Alan “Mike” Greaves thought his biggest concern was the necessity for a serious eye surgery that recently required him to fly from his St. Thomas home to a doctor in Naples, Florida.
What he didn’t know was that once he left the territory, he would have a hard time getting back in again.
Greaves, 75, managed to hit several of the snags that have bedeviled many people in these days of COVID-19 travel protocols.
As many residents already know, and as is spelled out in red letters on the Virgin Islands’ travel internet site at usvitravelportal.com, “All domestic travelers, 5 years of age or older and all international travelers 2 years of age or older, who enter the U.S. Virgin Islands by air or sea, and anyone in transit to another destination, are required to use the USVI Travel Screening Portal and get cleared to travel to the USVI.”
In recent public statements, Gov. Albert Bryan Jr. has indicated the territory may soon admit U.S. visitors who can prove they are fully vaccinated without showing they have tested negative for COVID-19, but for now more stringent requirements still apply.
A visitor coming from the U.S. mainland or a U.S. territory has to upload proof that he/she tested negative for COVID-19 within five days of travel, regardless of whether they are fully vaccinated, if that vaccination took place outside the U.S. Virgin Islands. The window is narrowed to just three days for those coming from elsewhere (including next door in the British Virgin Islands.)
A USVI resident returning to the territory from the mainland also must show proof of a timely negative test – unless the person was fully vaccinated within the territory at least two weeks before traveling (two weeks being recognized as the time it can take for the vaccine to take full effect).
No problem, Greaves thought. He was fully vaccinated well before he left home. He got his shots at a private clinic on St. Thomas.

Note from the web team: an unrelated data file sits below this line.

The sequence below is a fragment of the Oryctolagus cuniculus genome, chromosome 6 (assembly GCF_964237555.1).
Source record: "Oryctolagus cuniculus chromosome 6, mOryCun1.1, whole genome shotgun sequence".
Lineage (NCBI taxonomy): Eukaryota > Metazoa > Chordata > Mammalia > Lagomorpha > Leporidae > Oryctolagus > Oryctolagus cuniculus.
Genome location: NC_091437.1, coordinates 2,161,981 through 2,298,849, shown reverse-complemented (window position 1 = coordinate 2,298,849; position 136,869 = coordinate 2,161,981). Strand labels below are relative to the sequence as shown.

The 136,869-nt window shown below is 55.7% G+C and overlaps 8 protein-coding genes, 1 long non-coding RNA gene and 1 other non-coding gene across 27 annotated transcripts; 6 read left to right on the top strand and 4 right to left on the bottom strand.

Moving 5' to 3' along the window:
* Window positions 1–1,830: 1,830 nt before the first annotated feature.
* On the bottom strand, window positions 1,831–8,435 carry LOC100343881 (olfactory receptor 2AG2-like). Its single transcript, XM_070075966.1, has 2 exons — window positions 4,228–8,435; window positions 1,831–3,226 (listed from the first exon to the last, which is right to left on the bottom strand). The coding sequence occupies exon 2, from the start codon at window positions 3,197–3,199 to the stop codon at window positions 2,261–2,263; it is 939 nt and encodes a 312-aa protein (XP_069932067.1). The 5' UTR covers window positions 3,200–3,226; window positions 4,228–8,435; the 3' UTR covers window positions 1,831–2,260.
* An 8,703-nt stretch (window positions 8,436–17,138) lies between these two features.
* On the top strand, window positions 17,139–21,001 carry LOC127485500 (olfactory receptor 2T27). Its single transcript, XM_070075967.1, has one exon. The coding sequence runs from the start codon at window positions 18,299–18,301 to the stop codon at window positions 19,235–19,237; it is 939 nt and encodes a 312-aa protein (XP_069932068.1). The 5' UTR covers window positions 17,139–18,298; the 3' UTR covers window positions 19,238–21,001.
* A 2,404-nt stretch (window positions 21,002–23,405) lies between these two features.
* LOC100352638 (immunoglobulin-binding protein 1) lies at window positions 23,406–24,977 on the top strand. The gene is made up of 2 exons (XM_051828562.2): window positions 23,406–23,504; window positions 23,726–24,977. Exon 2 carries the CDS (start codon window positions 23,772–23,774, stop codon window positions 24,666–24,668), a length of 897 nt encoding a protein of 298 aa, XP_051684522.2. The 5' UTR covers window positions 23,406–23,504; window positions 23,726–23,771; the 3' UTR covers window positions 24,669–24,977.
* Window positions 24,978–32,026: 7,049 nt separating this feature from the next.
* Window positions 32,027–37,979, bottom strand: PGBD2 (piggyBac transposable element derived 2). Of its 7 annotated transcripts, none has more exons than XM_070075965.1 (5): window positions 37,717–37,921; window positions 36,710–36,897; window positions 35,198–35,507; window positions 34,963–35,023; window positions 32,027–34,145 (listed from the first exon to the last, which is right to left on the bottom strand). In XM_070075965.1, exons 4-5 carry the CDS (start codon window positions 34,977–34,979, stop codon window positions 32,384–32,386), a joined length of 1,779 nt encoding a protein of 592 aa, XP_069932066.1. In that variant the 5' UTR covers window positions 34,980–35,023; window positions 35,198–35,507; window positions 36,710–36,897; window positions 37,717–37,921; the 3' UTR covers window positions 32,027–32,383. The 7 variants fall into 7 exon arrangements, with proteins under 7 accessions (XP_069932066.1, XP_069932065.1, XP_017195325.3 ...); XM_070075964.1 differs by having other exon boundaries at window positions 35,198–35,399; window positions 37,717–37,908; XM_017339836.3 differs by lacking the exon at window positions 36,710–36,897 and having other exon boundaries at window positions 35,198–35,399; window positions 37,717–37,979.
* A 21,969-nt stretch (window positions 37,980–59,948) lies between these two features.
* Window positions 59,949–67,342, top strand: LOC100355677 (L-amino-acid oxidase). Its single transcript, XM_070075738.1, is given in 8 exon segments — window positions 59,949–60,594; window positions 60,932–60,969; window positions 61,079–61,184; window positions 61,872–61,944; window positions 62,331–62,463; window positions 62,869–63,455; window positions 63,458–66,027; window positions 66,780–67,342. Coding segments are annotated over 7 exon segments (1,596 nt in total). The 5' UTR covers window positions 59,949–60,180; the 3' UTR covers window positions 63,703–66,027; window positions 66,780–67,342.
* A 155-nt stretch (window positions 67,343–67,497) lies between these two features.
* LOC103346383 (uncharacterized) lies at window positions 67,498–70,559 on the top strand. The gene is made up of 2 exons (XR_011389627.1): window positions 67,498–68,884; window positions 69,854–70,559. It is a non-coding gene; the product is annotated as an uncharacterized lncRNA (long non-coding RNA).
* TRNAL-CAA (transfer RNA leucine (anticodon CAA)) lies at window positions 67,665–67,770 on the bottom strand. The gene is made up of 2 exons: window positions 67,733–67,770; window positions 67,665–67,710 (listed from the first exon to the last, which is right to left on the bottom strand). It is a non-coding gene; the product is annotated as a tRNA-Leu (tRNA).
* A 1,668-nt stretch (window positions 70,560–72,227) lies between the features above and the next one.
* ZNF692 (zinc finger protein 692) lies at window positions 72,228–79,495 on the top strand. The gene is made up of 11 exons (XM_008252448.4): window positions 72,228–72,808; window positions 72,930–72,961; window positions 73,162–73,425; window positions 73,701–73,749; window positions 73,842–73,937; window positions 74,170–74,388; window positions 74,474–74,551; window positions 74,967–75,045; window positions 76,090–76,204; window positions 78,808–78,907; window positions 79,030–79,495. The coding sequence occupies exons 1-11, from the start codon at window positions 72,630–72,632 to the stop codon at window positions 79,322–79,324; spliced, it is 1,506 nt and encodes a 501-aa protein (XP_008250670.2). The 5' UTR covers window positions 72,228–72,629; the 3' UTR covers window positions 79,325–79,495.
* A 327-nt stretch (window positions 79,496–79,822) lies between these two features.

Recovered sufficiently from the surgery to travel home, and with help from his adult daughter, he logged onto the portal.
The first set-back was very minor. He discovered he had to input his plane ticket information.
“I had a one-way ticket going up because I didn’t know how long I’d be there,” he explained. So he had to interrupt his registration, log off the site and make his flight reservations.
That done, he returned and completed his registration. Or so he thought.
At check-in at the airport, the ticket agent asked him for his travel clearance number. He didn’t have one. Being helpful, she allowed him to access the portal right there and go through the multi-step process (again).
Apparently, the portal did not recognize his vaccination status because after he filled out the required information, “I got a red stop sign,” Greaves said.
The stop sign indicates that the traveler has not presented the required negative test. Greaves said the icon may have popped up when he first entered his information at his daughter’s home but because of user error, or something, they didn’t see it. Only one page of his registration printed out and the stop sign was on the second page.
He could have been denied boarding, but he was lucky. He had his vaccination card with him. The agent “put a green sticker on my ticket and I got on the plane.” When it landed on St. Thomas, he showed his vaccination card at the row of desks, staffed by National Guard personnel, that lined the way between the plane and the terminal. He was allowed to enter.
A few phone calls and a few office visits later, Greaves discovered why the portal didn’t recognize his vaccination status. The address on one set of documents didn’t exactly match that on another, a situation that is now rectified.
His experience is not an isolated case. Source staffers have reported difficulties and delays in getting approvals of their proof of vaccination. And one did not realize that even with a registered vaccination, travelers (back) to the territory still must fill out a form on the portal.
Jahnesta Ritter, director of public relations for the V.I. Health Department, said, “I have seen people get left behind” when a plane takes off because they weren’t properly cleared through the portal. She herself briefly had a problem once in another jurisdiction because a date on her information was entered incorrectly.
While she is sympathetic, she also stressed that travel restrictions have been in place throughout the world since the pandemic began and the V.I. portal has been in use for well over a year.
“People need to be more intentional” about travel these days and do the research on travel requirements, she said. “A great resource is usviupdate.com. Being prepared will avoid delays at the last minute and will help mitigate the spread of COVID-19.”
Ritter confirmed the local government is moving toward allowing U.S. visitors to show proof of vaccination in lieu of a negative test, but could not say how soon that will happen. Currently, the territory does not have access to a database that registers vaccination records across the country, so its acceptance of certifications from states “would be a trust system.”
The territory may try to discourage cheating by making it illegal to falsify a vaccination certificate, just as it criminalized falsifying COVID-19 test results. The penalties for submitting a falsified test result are a fine of $500 to $1,000 and a potential prison sentence of two to five years.